Here's one way to tell the difference:
“The important thing that a photojournalist does is they know how to tell the story — they know they’re not there to skew, interpret or bias,” said Katrin Eismann, chairwoman of the Masters in Digital Photography program at the School of Visual Arts in New York. “A photographer can go to a rally or demonstration, and they can make it look as though 10 people showed up, or 1,000 people showed up, and that’s a big difference. I’m not sure I’m going to trust an amateur to understand how important that visual communication is.”
So that's one way. Literacy in visual communication. A hard thing to define but I know that when I take a photograph, when I edit and select them I'm looking for something that is informative, that raises questions, that gives the viewer a sense of the atmosphere of the situation. In short, I'm looking for something that captures the essence of the scene. How do I know what that is?
The answers to this question relies on my knowledge of visual communication. I study photographs. I read reports and accounts. I listen. I wait. I work hard to look and try and understand what I am seeing, both through the viewfinder and outside of it. And I am always building upon that knowledge. I would define an amateur not by the income they receive from their photography but by the level of understanding they have on what they doing with their photography. Do you understand what it is you are photographing and how your photographs comminicate that? If so, then you're a pro.
It's incredible to me that this vicious conflict is not given the attention it deserves. Imagine if the U.S. intervened in the Congo with the same enthusiasm they did in Iraq, certainly the rhetoric for liberating the people from oppression would have more credibility were it applied to the problems in this part of the globe.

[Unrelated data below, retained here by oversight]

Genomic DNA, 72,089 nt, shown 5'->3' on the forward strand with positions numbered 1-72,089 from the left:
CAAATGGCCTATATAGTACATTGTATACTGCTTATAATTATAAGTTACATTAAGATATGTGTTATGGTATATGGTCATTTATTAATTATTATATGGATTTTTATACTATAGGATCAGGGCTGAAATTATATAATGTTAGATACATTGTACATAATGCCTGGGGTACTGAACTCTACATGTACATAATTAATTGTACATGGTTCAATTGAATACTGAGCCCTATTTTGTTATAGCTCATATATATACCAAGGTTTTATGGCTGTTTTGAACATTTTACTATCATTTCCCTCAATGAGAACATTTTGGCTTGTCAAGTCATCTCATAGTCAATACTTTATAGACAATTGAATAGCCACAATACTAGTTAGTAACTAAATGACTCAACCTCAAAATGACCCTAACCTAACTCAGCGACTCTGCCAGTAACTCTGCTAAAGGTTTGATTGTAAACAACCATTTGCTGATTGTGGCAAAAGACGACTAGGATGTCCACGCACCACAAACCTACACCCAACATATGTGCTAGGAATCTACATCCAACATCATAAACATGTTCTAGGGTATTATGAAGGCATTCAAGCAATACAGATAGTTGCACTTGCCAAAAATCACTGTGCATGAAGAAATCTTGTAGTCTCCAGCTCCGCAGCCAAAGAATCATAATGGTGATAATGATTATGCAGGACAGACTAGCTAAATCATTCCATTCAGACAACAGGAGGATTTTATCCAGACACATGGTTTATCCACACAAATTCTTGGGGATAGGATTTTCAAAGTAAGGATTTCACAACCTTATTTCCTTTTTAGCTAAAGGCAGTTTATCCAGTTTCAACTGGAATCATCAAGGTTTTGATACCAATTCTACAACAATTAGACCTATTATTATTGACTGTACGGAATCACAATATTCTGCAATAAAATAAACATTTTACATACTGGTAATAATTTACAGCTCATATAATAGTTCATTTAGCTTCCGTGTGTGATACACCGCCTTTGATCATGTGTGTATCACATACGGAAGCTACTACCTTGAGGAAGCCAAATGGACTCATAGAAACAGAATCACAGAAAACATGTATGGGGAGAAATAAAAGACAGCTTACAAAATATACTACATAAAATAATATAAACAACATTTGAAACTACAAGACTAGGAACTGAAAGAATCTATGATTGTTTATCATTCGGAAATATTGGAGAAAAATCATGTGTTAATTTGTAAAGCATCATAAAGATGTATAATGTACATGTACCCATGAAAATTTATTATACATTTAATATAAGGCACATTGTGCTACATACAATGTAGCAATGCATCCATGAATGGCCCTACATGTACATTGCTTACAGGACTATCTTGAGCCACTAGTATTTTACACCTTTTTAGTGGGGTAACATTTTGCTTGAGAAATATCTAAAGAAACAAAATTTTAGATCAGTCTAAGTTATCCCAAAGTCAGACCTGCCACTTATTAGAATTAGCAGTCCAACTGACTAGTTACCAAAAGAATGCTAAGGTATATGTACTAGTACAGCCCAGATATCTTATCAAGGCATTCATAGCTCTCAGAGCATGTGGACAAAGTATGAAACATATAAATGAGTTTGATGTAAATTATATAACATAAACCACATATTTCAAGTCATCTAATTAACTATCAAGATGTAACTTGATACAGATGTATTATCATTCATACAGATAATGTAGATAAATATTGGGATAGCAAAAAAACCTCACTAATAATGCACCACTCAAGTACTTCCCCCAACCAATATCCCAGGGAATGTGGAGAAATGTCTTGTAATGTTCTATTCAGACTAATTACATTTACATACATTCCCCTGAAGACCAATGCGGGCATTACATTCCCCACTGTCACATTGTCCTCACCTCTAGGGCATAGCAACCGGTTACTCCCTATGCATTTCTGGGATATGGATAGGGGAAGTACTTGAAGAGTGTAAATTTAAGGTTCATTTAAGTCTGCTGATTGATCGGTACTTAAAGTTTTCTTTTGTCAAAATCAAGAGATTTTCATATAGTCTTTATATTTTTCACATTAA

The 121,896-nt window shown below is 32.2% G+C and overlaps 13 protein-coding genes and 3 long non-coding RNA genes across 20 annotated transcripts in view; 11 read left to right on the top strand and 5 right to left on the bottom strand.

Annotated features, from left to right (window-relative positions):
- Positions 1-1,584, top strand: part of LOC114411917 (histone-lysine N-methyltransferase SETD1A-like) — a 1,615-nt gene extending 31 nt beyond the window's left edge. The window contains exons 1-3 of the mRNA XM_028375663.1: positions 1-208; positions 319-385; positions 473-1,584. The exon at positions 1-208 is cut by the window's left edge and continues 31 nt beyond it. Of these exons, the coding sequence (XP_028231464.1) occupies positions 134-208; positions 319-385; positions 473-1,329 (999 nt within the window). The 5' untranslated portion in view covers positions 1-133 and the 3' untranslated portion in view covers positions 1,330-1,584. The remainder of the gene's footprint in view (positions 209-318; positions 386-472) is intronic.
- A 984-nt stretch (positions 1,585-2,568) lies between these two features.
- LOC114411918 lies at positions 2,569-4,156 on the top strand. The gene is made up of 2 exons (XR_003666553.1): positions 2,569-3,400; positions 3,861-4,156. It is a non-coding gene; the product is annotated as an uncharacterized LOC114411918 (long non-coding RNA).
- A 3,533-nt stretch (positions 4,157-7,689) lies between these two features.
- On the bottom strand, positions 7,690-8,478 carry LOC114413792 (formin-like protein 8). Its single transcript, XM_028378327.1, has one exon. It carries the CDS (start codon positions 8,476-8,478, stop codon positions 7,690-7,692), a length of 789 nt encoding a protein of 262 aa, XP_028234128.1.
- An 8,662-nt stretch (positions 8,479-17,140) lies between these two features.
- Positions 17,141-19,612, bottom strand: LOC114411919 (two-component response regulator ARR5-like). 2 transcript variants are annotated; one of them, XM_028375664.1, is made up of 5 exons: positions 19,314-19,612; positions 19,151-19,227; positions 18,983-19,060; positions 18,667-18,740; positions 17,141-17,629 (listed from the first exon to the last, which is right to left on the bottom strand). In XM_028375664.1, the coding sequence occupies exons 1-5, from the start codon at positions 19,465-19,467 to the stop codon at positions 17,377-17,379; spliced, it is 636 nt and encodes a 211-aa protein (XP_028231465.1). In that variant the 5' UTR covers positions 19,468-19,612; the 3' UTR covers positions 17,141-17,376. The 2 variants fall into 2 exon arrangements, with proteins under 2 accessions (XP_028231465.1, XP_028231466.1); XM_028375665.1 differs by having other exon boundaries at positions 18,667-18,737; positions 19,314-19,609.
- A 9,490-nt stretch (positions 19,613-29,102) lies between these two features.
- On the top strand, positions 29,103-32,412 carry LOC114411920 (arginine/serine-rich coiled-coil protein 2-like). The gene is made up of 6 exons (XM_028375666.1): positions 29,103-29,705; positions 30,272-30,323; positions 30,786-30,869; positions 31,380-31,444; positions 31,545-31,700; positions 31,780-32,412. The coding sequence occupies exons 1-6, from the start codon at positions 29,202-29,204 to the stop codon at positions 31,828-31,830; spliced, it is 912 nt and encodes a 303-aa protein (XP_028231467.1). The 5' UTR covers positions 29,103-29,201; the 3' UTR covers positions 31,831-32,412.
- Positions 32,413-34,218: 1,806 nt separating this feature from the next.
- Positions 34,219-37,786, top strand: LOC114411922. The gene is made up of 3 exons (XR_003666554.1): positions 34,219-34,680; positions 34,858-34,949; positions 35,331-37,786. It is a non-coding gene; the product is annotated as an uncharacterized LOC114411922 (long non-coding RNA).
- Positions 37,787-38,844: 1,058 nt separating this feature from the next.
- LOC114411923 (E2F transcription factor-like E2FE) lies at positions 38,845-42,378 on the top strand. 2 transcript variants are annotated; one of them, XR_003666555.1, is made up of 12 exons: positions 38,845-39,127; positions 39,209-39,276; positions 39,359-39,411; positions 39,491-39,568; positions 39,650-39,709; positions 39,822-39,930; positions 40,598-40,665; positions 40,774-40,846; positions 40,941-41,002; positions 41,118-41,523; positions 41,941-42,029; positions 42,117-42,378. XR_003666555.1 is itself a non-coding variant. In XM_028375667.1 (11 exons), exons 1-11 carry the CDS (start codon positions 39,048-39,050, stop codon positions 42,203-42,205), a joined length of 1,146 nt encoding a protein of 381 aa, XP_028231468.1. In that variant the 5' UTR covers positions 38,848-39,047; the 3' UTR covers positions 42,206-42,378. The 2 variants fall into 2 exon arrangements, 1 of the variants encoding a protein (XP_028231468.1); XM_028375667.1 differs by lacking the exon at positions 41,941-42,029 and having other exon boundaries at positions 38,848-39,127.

I commend Marcus Bleasdale for his work in trying to get the problems of the Congo onto the agenda of the governments and organisations of the world and his support of organisations working in the area. Check out his introduction to the work he has done over on Mediastorm where you will also find links to organisations you can support in relation to the issues.
Anyway, on with the packing:
The necessary digital: Batteries, CF cards, off camera TTL cord, SB800, D200 (battered), 35mm F2, 17-55mm F2.8. Comes in handy but probably won't get used much actually.
Everyday: Nikon FE with an ancient AI'd 24mm F2.8 and a Leica M6 with the astounding voigtlander 40mm F1.4. One or both of these cameras will go everywhere with me.
Underwater gear: Nikonos V with a 35mm F2.5. LED underwater torch with a hotshoe mount. Only just bought this camera and am looking forward to testing it out. I had it checked out by Southern Nikonos who are excellent. Decided on this rather than an incredibly expensive housing for my land cameras. We'll see if it was the right decision...
The workhorse: Bronica ETRSi with a 75mm 2.8. I love this camera. Great quality. Solid as a rock. I'll probably be shooting with this most of the time.
The beast: A Crown Graphic 4x5 with a 150mm F5.6 lens. This will get used as much as possible, whenever I get a chance to slow down a little and take some time, which hopefully will be often.
Various stuff: Cable Release, tape, Sony PCM D50 audio recorder (a newish addition and one I'm hoping to give a good workout to this trip) Sekonic L358 lightmeter, long flash sync cord, Aquatech rain cover (unbelievable how often I find myself photographing in the rain) Delkin universal charger, 4x5 Film holders (2 six shot and several standard)
Well. It fits. With the exception of the charger, the 35mm nikon lens and the standard film holders. Not a problem as the charger can go in my regular bag along with my laptop power cord. The 35mm & holders will just get left behind.
I'll take a Domke F2 shoulder bag as my second carry on and that will be my day to day bag while I'm out there. I'm also packing a changing bag for the 4x5 film and a tripod. And a spare hard drive. And a rocket ball for cleaning off dust. And a card reader. And USB cables and pens.
Oh yeah. And the film....
Now to pack my one pair of jeans and a t-shirt and I'm set. Where did I put that passport?